I am sure I’m not alone in saying this but I had a horrible time in high school. I was bullied, struggled with my own mental health issues and had no friends. High school was a miserable time for me and I’m guessing some of you reading who are in high school, are thinking the same thing. Just like me, I’m also guessing that people keep telling you, “its only high school, you have your whole life ahead of you and once you get to college you’re going to completely forget about high school” or “you’re going to look back at this time and see that this all isn’t as big of a deal as you think it is right now.” My parents would say those things to me all the time when I was in high school and while they were trying to help me the best they could, it never helped because the future didn’t matter to me. As a high school student, high school was all I knew and I didn’t care what the future held because quite frankly, the present sucked.
The reason I wanted to write this post is because I wanted to offer some advice from someone who knows what you are going through, feeling, and thinking. Right now I am in college and looking back to high school, I know that it would have been more helpful to talk to someone closer in age to me than just my parents, which is why I am writing this post.
During my senior year of high school, someone recommended that I try to find something that I love doing. That might sound like a completely obvious thing to do, but when you’re struggling with depression, dealing with bullies, or maybe just not having any friends, it is hard to pick yourself up and find things to make you happy – but I’m telling you this helped me tremendously. Whether it’s listening to music, art, going on a walk, spending time with your parents, playing an instrument, or volunteering at a non-profit organization, find things you can do that will make you happy. When I was given this advice, at first I just thought that it was the most basic, “I am not going to waste my time even trying” kind of advice, but one day I just decided to try it and doing these things that I loved brought me so much happiness. From my own personal experience, mental health issues seem to make you feel not in control but when I started taking control of my own happiness by creating it, it made me feel so much more in control. Seriously guys, try it.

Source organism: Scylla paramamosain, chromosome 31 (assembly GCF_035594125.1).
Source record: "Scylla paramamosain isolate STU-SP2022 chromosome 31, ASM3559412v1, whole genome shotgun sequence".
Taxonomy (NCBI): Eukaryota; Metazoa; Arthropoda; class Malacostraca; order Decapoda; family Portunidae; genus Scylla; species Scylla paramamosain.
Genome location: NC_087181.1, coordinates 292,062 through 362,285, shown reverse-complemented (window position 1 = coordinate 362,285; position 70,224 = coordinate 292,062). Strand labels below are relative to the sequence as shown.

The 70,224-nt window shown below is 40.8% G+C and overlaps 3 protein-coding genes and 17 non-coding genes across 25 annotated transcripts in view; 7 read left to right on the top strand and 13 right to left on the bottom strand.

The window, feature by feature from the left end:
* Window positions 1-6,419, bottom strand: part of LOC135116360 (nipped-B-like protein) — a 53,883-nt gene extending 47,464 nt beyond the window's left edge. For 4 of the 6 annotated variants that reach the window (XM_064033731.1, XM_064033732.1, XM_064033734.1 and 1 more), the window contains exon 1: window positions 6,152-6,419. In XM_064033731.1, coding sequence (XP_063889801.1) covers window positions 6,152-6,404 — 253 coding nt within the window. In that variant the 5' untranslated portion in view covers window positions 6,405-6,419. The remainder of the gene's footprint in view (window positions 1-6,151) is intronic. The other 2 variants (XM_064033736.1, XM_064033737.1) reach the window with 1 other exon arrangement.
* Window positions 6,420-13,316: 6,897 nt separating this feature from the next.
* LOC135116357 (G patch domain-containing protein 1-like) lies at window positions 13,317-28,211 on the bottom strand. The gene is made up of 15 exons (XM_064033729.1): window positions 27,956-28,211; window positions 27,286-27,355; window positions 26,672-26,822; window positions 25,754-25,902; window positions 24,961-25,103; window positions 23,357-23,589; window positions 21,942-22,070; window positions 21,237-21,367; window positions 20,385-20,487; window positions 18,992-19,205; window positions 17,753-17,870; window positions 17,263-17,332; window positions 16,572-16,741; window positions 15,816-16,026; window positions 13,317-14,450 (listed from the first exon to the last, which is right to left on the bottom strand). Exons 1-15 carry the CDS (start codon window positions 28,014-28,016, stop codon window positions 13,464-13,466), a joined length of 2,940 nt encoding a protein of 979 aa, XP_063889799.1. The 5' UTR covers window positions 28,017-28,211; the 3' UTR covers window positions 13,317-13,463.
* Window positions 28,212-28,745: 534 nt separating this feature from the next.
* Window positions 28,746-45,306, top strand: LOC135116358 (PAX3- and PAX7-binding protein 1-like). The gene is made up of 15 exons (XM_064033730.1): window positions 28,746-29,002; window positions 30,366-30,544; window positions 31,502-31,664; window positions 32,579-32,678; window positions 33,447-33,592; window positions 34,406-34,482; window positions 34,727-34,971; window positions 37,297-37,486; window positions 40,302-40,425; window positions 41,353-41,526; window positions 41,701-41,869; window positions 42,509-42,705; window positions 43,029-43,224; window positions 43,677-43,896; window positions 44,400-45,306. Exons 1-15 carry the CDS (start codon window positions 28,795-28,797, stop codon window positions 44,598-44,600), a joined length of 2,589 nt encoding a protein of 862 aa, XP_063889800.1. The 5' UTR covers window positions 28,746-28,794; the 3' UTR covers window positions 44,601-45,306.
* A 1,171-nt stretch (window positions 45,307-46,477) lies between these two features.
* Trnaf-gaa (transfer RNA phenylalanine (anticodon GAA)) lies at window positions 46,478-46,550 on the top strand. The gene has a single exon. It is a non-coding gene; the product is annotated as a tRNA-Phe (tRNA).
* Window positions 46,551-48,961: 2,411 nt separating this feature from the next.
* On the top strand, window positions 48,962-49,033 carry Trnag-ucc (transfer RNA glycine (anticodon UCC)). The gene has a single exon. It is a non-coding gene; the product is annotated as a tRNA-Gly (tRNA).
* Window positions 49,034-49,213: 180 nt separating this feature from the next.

My second piece of advice is to focus on the future. Yes, whoever has been telling you “things will get better,” is right – no matter how cliché it may seem. I was told that things would get better the entire time I was in high school but I just didn’t care about the future. Look at college and high school graduation as the light at the end of the tunnel. High school is just a blip in your life, a speed bump to living the rest of your life where you’ll meet new people and try new things. High school might be a miserable time, but focus on what the future can hold. Within the first semester of college I made a ton of new friends and had so many great experiences that I ended up being able to go off of my depression medications and got my eating disorder under control. I still have my moments, but looking back I am so thankful that I stuck through it and got through high school because look at what was waiting for me at the other end: I’ve made life long friends, gained self confidence, got my dream internship, I’ve grown as a person, and am now looking forward to graduating college and starting the rest of my life!
I just want anyone reading this to realize that you have so much life ahead of you. Don’t let what life is throwing at you keep you down because you have so much potential and things will turn around no matter what you’re going through, whether it be a mental health issue or just life’s everyday struggles as a high schooler – and this is coming from the kid who thought life would never get better. Lastly, don’t forget to try doing something that makes you happy!
By: Jenn Bradley, AiT Contributor